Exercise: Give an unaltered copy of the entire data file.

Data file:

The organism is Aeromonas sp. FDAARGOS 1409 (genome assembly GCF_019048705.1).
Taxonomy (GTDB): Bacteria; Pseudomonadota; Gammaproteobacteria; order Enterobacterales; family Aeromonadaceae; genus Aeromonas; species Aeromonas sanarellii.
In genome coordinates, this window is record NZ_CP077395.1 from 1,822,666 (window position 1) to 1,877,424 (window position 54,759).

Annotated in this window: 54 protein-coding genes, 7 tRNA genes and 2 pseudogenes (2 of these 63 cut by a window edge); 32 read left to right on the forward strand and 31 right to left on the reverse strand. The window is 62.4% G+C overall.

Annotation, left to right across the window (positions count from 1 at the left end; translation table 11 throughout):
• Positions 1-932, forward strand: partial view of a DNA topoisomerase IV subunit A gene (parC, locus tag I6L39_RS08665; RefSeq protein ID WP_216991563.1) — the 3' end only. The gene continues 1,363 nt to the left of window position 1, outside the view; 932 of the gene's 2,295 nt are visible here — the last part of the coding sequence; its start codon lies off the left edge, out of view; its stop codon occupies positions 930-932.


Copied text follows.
The organism is Aeromonas sp. FDAARGOS 1409 (genome assembly GCF_019048705.1).
Taxonomy (GTDB): Bacteria; Pseudomonadota; Gammaproteobacteria; order Enterobacterales; family Aeromonadaceae; genus Aeromonas; species Aeromonas sanarellii.
In genome coordinates, this window is record NZ_CP077395.1 from 1,822,666 (window position 1) to 1,877,424 (window position 54,759).

Annotated in this window: 54 protein-coding genes, 7 tRNA genes and 2 pseudogenes (2 of these 63 cut by a window edge); 32 read left to right on the forward strand and 31 right to left on the reverse strand. The window is 62.4% G+C overall.

Annotation, left to right across the window (positions count from 1 at the left end; translation table 11 throughout):
• Positions 1-932, forward strand: partial view of a DNA topoisomerase IV subunit A gene (parC, locus tag I6L39_RS08665; RefSeq protein ID WP_216991563.1) — the 3' end only. The gene continues 1,363 nt to the left of window position 1, outside the view; 932 of the gene's 2,295 nt are visible here — the last part of the coding sequence; its start codon lies off the left edge, out of view; its stop codon occupies positions 930-932.